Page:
Kenneth T. Jackson is Director of the Herbert H. Lehman Center for American History at Columbia University, where he has also chaired the department of history. Among his many notable works, he is editor-in-chief of seminal Encyclopedia of New York City, which was initially published in 1995 by Yale University Press. He worked for more than a decade to create the first major reference tool for the metropolis in almost a century. He has curated multiple exhibits and shared his expertise on the urban landscape and myriad of social issues that comprise the fabric of New York City.
Linda Lausell Bryant, MSW, Ph.D, is Clinical Associate Professor, Master Teacher, and the Katherine & Howard Aibel Executive-in-Residence at the New York University Silver School of Social Work. Her work at NYU Silver focuses on building the leadership capacity of social workers to have a transformative impact on pressing social challenges. Her career spans 35 years in both the nonprofit and public sectors. For 9 years, Dr. Lausell Bryant served as the Executive Director of Inwood House, and her work in government includes serving as associate commissioner for the Office of Youth Development at ACS. Her dissertation study compared perceived social support for college-going between foster care and non-foster care students. She is the co-author of A Guide for Sustaining Conversations on Racism, Identity and Our Mutual Humanity and the soon-to-be published book Social Work: A Time for Reflection and Reckoning.
Daniel Walkowitz, Emeritus Professor of Social & Cultural Analysis and History at New York University, is a social and cultural historian who has pioneered efforts to bring America’s past to broad general audiences in books, film and video. His 1999 book, Working With Class: Social Workers and the Politics of Middle-Class Identity (North Carolina University Press) recounts the history of social workers from the nineteenth century to the present with particular focus on public and private sector workers in New York City. His most recent book, The Remembered and Forgotten Jewish World: Jewish Heritage in Europe and the United States (Rutgers, 2018) combines a family history with analyses of heritage tourism in thirteen cities in eight countries.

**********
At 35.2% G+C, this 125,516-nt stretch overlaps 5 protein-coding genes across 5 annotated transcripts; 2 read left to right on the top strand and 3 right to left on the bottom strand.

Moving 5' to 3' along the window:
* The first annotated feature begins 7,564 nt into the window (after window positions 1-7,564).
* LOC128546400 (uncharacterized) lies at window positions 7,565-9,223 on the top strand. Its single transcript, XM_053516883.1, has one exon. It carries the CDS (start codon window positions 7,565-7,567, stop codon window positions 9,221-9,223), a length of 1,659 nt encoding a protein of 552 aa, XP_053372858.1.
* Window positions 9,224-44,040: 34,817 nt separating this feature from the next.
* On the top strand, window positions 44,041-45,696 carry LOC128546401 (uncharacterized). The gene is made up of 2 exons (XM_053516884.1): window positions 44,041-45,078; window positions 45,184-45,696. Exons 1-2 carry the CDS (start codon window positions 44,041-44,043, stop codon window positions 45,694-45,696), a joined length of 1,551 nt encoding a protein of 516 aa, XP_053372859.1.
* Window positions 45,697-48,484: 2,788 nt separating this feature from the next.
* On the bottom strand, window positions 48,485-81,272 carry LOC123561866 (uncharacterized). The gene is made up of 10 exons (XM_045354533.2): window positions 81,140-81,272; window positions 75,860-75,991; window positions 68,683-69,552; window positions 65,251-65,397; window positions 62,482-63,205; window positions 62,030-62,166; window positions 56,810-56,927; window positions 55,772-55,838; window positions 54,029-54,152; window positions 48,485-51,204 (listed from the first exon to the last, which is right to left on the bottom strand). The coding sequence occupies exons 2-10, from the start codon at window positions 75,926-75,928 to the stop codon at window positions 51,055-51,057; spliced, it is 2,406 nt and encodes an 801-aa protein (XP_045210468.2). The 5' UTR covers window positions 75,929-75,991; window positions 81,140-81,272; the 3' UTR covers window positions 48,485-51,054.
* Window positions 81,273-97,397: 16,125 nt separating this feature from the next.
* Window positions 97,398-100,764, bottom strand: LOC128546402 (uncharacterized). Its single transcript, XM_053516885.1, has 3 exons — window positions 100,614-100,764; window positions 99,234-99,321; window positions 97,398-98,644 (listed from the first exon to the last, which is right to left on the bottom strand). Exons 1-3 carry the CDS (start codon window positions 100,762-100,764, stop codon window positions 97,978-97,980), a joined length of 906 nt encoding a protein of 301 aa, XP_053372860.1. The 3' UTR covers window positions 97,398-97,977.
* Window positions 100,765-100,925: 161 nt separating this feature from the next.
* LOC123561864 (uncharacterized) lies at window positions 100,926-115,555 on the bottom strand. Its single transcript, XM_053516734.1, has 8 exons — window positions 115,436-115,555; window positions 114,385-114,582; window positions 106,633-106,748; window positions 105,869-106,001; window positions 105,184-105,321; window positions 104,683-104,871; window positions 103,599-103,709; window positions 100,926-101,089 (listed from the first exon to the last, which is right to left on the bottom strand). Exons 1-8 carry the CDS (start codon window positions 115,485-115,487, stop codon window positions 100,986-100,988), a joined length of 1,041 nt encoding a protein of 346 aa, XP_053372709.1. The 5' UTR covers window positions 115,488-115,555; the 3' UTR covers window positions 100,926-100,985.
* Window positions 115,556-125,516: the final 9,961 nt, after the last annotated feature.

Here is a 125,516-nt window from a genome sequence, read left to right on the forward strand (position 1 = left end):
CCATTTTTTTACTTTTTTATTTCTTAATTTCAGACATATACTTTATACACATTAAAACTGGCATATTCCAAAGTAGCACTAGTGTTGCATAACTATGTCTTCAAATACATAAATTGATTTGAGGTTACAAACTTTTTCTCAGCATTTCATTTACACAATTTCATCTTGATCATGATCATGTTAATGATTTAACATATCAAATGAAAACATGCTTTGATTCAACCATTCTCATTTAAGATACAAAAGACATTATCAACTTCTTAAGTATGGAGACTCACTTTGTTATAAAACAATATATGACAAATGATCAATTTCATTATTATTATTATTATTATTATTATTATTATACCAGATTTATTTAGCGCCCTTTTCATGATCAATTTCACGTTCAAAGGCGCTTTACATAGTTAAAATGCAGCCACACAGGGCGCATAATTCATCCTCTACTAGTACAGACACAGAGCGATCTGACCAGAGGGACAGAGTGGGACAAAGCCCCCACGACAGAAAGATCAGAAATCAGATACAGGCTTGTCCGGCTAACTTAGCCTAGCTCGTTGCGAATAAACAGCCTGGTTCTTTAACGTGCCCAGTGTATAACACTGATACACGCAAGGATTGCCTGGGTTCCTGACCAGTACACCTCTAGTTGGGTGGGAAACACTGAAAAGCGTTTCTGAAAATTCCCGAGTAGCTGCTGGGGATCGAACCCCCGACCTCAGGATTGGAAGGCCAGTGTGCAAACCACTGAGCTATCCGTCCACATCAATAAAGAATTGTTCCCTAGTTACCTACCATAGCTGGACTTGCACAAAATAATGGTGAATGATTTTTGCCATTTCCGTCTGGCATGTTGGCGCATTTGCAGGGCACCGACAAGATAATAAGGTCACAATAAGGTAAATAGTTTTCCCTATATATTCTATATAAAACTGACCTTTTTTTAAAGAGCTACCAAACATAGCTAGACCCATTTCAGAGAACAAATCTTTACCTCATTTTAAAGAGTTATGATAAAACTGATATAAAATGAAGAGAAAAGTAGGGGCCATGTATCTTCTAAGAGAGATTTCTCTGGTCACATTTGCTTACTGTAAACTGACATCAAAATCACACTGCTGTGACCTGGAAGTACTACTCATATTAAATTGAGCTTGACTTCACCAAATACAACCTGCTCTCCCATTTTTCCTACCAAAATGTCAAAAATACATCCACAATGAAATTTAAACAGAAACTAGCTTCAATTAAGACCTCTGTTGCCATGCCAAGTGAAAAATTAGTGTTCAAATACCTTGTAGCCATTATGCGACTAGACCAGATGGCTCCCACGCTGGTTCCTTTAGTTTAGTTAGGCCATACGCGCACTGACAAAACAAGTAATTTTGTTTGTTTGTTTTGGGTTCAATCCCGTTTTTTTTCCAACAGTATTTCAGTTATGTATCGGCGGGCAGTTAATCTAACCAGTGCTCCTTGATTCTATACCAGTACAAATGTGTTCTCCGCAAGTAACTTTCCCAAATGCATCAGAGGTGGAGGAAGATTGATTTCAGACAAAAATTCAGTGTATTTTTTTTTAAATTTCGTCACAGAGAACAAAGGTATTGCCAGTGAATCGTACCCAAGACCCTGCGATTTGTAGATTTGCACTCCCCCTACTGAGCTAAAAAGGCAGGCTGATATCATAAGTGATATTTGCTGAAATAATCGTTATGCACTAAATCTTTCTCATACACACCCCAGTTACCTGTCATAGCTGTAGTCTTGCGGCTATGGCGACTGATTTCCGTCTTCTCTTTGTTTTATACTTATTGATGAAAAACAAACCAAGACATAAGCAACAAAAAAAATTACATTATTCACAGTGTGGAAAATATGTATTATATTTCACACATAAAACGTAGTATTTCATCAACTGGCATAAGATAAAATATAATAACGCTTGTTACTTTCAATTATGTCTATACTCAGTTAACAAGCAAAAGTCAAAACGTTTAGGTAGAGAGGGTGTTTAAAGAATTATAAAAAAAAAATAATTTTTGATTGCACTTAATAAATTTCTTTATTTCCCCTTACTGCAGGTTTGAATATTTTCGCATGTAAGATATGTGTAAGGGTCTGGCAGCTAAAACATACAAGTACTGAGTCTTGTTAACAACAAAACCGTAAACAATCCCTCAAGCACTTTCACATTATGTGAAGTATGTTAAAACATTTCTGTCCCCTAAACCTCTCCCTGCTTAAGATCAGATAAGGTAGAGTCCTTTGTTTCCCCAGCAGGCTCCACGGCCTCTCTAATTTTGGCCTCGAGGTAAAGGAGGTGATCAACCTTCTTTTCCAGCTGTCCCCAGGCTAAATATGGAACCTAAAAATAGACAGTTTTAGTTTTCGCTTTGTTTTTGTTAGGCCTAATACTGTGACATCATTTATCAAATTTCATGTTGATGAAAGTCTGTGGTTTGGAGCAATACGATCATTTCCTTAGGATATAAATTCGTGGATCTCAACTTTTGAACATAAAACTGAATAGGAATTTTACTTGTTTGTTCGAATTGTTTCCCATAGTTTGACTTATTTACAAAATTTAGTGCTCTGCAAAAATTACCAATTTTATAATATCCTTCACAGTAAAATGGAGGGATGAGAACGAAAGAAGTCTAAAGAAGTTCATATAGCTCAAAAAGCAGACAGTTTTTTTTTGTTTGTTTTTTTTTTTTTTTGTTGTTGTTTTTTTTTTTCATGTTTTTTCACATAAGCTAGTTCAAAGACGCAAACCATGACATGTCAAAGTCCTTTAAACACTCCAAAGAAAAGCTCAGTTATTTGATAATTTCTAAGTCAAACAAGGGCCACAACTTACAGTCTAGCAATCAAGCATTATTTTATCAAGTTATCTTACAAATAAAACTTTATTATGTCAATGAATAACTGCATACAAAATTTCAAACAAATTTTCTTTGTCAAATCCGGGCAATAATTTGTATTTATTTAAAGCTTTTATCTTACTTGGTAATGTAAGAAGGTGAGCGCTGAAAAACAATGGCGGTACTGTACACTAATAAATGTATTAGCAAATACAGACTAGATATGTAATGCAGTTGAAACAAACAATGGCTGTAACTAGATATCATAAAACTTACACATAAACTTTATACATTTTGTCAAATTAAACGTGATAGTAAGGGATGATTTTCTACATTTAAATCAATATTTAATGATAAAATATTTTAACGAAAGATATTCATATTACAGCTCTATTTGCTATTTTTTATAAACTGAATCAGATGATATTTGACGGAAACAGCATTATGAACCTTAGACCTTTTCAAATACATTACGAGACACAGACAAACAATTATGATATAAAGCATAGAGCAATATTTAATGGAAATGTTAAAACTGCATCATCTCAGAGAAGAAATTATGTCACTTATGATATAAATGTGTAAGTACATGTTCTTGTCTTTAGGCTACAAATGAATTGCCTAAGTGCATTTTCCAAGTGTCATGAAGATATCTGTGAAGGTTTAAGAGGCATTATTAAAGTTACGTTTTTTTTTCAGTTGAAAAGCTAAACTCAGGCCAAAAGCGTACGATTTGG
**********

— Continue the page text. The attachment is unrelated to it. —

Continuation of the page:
This series of virtual and/or live lectures will feature with experts in various fields discussing the history of Rising Ground, our role in the evolution of human services, the social issues we address, and our place in the history of New York City. More details to follow.
In September 2021, we will premiere a historic video commemorating Rising Ground’s 190-year history and the lasting and ongoing impact in the lives of New Yorkers in need. Depending on circumstances, the video will be premiered at a special event (live and/or virtual) and shared on our website and social media! Follow us @RisingGroundNY or sign up at www.RisingGround.org/Newsletter to get regular updates!
In March 2022, we will conclude our yearlong celebration with our Annual Awards Gala with special commemoration of our 190th Anniversary. More to follow!
To learn more about our 190th Anniversary activities, please visit www.RisingGround.org/190 or contact H. Aldervan Daly, Executive Vice President for Institutional Advancement at ADaly@RisingGround.org or 212-602-5847.